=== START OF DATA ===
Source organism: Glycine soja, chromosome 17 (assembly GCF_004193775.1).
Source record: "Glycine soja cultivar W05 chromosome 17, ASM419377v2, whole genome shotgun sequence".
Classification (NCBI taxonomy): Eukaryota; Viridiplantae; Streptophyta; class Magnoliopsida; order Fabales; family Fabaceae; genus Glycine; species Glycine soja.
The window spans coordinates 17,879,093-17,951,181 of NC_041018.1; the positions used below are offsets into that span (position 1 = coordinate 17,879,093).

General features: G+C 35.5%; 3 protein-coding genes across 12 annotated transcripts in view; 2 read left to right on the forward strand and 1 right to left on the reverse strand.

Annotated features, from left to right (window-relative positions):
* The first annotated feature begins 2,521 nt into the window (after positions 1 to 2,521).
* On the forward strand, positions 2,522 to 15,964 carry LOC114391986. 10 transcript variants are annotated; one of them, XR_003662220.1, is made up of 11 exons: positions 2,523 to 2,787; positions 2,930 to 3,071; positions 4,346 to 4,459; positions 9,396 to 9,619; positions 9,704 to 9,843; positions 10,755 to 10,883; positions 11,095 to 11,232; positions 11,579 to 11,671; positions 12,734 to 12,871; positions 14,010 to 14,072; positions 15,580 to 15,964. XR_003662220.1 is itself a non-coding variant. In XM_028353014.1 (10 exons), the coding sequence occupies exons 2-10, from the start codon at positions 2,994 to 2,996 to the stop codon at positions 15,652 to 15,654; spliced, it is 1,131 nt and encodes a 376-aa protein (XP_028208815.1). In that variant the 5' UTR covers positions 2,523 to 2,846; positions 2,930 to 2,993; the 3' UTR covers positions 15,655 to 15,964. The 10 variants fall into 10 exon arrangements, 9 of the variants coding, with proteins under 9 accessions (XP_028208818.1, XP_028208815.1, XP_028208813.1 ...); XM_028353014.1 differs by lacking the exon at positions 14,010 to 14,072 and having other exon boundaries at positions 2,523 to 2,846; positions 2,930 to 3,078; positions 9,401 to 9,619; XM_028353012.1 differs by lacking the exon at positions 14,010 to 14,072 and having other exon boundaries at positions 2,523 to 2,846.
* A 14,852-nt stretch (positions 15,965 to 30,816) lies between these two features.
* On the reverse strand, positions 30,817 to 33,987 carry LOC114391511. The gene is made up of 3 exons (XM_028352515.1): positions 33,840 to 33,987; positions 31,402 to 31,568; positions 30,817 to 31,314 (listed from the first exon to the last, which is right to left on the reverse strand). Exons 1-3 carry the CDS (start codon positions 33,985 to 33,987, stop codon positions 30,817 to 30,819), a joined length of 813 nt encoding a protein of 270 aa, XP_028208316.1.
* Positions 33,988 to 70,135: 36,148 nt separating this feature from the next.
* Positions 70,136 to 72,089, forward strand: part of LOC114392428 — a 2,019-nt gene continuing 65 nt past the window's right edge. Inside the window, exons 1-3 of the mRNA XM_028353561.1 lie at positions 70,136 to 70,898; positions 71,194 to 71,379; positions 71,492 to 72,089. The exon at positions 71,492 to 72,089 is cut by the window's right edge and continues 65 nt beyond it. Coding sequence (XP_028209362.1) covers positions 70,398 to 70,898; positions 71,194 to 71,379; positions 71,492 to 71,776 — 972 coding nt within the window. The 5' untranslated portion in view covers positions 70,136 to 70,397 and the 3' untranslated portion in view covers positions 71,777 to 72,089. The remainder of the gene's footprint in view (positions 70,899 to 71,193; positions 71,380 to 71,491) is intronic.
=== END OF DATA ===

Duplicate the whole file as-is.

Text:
Source organism: Glycine soja, chromosome 17 (assembly GCF_004193775.1).
Source record: "Glycine soja cultivar W05 chromosome 17, ASM419377v2, whole genome shotgun sequence".
Classification (NCBI taxonomy): Eukaryota; Viridiplantae; Streptophyta; class Magnoliopsida; order Fabales; family Fabaceae; genus Glycine; species Glycine soja.
The window spans coordinates 17,879,093-17,951,181 of NC_041018.1; the positions used below are offsets into that span (position 1 = coordinate 17,879,093).

General features: G+C 35.5%; 3 protein-coding genes across 12 annotated transcripts in view; 2 read left to right on the forward strand and 1 right to left on the reverse strand.

Annotated features, from left to right (window-relative positions):
* The first annotated feature begins 2,521 nt into the window (after positions 1 to 2,521).
* On the forward strand, positions 2,522 to 15,964 carry LOC114391986. 10 transcript variants are annotated; one of them, XR_003662220.1, is made up of 11 exons: positions 2,523 to 2,787; positions 2,930 to 3,071; positions 4,346 to 4,459; positions 9,396 to 9,619; positions 9,704 to 9,843; positions 10,755 to 10,883; positions 11,095 to 11,232; positions 11,579 to 11,671; positions 12,734 to 12,871; positions 14,010 to 14,072; positions 15,580 to 15,964. XR_003662220.1 is itself a non-coding variant. In XM_028353014.1 (10 exons), the coding sequence occupies exons 2-10, from the start codon at positions 2,994 to 2,996 to the stop codon at positions 15,652 to 15,654; spliced, it is 1,131 nt and encodes a 376-aa protein (XP_028208815.1). In that variant the 5' UTR covers positions 2,523 to 2,846; positions 2,930 to 2,993; the 3' UTR covers positions 15,655 to 15,964. The 10 variants fall into 10 exon arrangements, 9 of the variants coding, with proteins under 9 accessions (XP_028208818.1, XP_028208815.1, XP_028208813.1 ...); XM_028353014.1 differs by lacking the exon at positions 14,010 to 14,072 and having other exon boundaries at positions 2,523 to 2,846; positions 2,930 to 3,078; positions 9,401 to 9,619; XM_028353012.1 differs by lacking the exon at positions 14,010 to 14,072 and having other exon boundaries at positions 2,523 to 2,846.
* A 14,852-nt stretch (positions 15,965 to 30,816) lies between these two features.
* On the reverse strand, positions 30,817 to 33,987 carry LOC114391511. The gene is made up of 3 exons (XM_028352515.1): positions 33,840 to 33,987; positions 31,402 to 31,568; positions 30,817 to 31,314 (listed from the first exon to the last, which is right to left on the reverse strand). Exons 1-3 carry the CDS (start codon positions 33,985 to 33,987, stop codon positions 30,817 to 30,819), a joined length of 813 nt encoding a protein of 270 aa, XP_028208316.1.
* Positions 33,988 to 70,135: 36,148 nt separating this feature from the next.
* Positions 70,136 to 72,089, forward strand: part of LOC114392428 — a 2,019-nt gene continuing 65 nt past the window's right edge. Inside the window, exons 1-3 of the mRNA XM_028353561.1 lie at positions 70,136 to 70,898; positions 71,194 to 71,379; positions 71,492 to 72,089. The exon at positions 71,492 to 72,089 is cut by the window's right edge and continues 65 nt beyond it. Coding sequence (XP_028209362.1) covers positions 70,398 to 70,898; positions 71,194 to 71,379; positions 71,492 to 71,776 — 972 coding nt within the window. The 5' untranslated portion in view covers positions 70,136 to 70,397 and the 3' untranslated portion in view covers positions 71,777 to 72,089. The remainder of the gene's footprint in view (positions 70,899 to 71,193; positions 71,380 to 71,491) is intronic.